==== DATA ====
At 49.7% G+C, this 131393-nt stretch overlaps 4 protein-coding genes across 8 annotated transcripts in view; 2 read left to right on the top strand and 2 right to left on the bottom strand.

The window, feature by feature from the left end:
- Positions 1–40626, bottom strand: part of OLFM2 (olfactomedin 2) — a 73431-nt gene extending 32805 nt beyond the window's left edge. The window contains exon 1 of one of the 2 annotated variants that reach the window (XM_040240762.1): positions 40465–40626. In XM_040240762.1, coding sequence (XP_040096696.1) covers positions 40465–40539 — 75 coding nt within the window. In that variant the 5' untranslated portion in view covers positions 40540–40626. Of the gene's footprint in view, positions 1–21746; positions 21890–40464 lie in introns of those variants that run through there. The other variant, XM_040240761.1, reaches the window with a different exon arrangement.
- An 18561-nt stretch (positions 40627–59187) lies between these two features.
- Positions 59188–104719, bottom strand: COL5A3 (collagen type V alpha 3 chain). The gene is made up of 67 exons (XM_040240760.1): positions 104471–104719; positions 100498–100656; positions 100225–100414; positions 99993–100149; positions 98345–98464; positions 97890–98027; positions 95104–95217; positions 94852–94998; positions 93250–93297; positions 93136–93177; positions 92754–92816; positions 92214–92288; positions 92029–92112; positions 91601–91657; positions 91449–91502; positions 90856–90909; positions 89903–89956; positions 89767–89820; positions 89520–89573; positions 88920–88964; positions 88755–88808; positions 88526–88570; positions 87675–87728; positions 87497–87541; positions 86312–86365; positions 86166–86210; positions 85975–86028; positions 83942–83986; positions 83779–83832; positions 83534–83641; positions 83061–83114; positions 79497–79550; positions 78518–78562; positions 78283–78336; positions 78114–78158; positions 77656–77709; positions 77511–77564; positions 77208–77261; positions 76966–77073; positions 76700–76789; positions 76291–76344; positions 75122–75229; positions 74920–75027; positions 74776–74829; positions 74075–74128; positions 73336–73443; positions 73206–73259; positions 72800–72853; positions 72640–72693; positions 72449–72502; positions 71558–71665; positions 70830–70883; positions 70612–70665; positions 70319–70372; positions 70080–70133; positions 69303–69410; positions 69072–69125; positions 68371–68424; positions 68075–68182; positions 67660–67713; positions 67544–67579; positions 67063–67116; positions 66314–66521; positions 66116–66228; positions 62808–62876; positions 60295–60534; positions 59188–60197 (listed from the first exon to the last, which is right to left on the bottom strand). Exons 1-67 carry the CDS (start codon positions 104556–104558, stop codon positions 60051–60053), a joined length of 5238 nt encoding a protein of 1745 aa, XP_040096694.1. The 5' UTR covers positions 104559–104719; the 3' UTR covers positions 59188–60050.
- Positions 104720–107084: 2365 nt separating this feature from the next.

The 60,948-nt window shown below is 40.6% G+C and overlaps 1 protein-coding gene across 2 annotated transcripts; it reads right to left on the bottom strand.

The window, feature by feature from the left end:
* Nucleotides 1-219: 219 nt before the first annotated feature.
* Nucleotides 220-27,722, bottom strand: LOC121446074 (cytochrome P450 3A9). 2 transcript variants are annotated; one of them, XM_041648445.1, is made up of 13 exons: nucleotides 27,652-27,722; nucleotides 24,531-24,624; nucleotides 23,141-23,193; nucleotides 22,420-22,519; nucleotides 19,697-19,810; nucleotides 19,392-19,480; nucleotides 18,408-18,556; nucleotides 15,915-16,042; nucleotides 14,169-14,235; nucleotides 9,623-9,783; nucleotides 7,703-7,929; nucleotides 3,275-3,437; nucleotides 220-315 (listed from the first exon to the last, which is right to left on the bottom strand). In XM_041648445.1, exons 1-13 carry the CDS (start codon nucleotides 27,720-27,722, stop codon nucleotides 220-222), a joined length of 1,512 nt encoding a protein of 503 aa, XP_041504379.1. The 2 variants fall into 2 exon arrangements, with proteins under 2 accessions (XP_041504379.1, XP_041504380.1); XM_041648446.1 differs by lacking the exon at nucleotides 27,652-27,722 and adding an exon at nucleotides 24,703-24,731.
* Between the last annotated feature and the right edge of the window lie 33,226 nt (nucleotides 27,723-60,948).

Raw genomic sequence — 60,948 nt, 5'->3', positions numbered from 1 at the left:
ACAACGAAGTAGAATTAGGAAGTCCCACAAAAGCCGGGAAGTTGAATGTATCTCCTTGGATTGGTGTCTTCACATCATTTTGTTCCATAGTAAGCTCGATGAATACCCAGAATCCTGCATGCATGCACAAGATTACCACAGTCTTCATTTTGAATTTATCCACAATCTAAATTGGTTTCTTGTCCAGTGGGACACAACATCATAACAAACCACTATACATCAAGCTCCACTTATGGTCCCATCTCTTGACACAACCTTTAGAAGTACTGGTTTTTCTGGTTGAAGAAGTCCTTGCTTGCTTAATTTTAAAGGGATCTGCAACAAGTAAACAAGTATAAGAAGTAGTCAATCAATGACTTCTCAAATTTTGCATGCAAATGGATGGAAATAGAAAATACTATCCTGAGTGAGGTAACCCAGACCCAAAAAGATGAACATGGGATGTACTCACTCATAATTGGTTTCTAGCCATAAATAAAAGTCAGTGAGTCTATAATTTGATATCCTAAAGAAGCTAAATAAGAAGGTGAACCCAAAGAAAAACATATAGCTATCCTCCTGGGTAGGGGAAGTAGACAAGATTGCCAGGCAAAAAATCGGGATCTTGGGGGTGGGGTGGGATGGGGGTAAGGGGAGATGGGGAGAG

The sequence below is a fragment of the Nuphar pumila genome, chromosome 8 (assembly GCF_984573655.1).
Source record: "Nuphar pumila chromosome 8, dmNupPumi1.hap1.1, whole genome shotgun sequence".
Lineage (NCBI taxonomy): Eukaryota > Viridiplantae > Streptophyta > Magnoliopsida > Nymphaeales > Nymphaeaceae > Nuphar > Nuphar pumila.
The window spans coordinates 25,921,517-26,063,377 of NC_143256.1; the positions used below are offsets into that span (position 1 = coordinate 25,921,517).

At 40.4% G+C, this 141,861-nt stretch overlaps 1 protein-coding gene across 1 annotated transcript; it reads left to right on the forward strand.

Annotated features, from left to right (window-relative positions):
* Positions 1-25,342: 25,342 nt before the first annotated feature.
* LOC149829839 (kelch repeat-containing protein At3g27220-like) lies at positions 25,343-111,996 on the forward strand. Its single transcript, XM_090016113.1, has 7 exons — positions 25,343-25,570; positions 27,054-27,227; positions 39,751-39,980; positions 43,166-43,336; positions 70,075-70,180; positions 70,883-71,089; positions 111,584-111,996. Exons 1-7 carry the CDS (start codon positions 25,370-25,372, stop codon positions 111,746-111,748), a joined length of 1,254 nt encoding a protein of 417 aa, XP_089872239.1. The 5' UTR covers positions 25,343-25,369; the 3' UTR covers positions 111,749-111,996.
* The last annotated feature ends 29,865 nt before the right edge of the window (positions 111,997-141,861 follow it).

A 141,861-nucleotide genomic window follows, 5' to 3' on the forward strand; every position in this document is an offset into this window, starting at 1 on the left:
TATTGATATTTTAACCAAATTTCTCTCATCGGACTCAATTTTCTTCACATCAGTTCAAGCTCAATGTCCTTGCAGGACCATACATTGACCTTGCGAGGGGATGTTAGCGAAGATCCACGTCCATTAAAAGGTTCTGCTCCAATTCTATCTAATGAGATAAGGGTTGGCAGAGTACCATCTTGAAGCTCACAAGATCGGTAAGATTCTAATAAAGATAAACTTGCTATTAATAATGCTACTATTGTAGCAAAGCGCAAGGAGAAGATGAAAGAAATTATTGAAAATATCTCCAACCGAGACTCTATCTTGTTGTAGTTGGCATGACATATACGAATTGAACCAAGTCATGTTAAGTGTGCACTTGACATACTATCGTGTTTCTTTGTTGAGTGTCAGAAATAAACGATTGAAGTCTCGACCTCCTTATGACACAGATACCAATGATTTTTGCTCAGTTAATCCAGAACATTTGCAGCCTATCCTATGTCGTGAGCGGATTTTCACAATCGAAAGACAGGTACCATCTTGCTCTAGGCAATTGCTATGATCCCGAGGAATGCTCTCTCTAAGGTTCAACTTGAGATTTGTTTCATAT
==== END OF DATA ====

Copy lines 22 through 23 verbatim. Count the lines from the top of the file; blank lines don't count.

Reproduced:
* The last annotated feature ends 29,865 nt before the right edge of the window (positions 111,997-141,861 follow it).

A 141,861-nucleotide genomic window follows, 5' to 3' on the forward strand; every position in this document is an offset into this window, starting at 1 on the left: